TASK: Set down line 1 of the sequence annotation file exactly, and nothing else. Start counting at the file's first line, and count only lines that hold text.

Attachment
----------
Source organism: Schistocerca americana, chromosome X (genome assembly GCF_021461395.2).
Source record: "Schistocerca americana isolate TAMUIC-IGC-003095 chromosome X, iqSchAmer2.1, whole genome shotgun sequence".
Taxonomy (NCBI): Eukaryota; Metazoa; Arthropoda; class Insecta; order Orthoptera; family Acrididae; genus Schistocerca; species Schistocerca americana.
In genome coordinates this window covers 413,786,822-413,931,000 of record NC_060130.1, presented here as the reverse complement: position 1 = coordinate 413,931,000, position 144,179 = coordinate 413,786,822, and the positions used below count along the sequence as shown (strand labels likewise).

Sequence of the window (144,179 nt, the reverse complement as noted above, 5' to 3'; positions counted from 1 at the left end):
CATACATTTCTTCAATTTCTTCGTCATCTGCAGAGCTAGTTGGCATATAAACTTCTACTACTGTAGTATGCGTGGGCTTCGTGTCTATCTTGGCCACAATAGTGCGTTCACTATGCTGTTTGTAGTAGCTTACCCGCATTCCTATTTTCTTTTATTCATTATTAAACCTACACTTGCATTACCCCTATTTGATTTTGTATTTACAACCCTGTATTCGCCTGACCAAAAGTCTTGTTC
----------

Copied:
Source organism: Schistocerca americana, chromosome X (genome assembly GCF_021461395.2).